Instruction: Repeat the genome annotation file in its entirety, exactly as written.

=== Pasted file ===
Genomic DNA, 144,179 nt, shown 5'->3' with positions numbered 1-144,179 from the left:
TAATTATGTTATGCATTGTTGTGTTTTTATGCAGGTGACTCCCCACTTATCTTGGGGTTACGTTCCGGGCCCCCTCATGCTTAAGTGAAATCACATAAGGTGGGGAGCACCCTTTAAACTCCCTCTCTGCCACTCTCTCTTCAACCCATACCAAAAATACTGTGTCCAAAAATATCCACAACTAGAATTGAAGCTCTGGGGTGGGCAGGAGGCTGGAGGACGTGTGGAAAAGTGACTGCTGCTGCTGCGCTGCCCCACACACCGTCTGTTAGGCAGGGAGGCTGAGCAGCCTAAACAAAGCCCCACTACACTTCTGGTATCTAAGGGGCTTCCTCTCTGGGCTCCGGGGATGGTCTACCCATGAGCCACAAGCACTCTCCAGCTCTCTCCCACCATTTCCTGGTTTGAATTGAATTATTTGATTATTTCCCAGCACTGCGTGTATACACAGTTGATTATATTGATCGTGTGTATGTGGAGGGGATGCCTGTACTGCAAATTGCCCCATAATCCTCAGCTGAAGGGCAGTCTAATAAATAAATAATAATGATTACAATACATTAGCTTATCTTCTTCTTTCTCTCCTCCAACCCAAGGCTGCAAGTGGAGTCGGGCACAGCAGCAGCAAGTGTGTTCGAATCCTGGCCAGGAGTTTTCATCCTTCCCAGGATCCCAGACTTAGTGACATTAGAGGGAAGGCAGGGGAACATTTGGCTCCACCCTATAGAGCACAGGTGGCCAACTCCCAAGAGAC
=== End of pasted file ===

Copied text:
Genomic DNA, 144,179 nt, shown 5'->3' with positions numbered 1-144,179 from the left:
TAATTATGTTATGCATTGTTGTGTTTTTATGCAGGTGACTCCCCACTTATCTTGGGGTTACGTTCCGGGCCCCCTCATGCTTAAGTGAAATCACATAAGGTGGGGAGCACCCTTTAAACTCCCTCTCTGCCACTCTCTCTTCAACCCATACCAAAAATACTGTGTCCAAAAATATCCACAACTAGAATTGAAGCTCTGGGGTGGGCAGGAGGCTGGAGGACGTGTGGAAAAGTGACTGCTGCTGCTGCGCTGCCCCACACACCGTCTGTTAGGCAGGGAGGCTGAGCAGCCTAAACAAAGCCCCACTACACTTCTGGTATCTAAGGGGCTTCCTCTCTGGGCTCCGGGGATGGTCTACCCATGAGCCACAAGCACTCTCCAGCTCTCTCCCACCATTTCCTGGTTTGAATTGAATTATTTGATTATTTCCCAGCACTGCGTGTATACACAGTTGATTATATTGATCGTGTGTATGTGGAGGGGATGCCTGTACTGCAAATTGCCCCATAATCCTCAGCTGAAGGGCAGTCTAATAAATAAATAATAATGATTACAATACATTAGCTTATCTTCTTCTTTCTCTCCTCCAACCCAAGGCTGCAAGTGGAGTCGGGCACAGCAGCAGCAAGTGTGTTCGAATCCTGGCCAGGAGTTTTCATCCTTCCCAGGATCCCAGACTTAGTGACATTAGAGGGAAGGCAGGGGAACATTTGGCTCCACCCTATAGAGCACAGGTGGCCAACTCCCAAGAGAC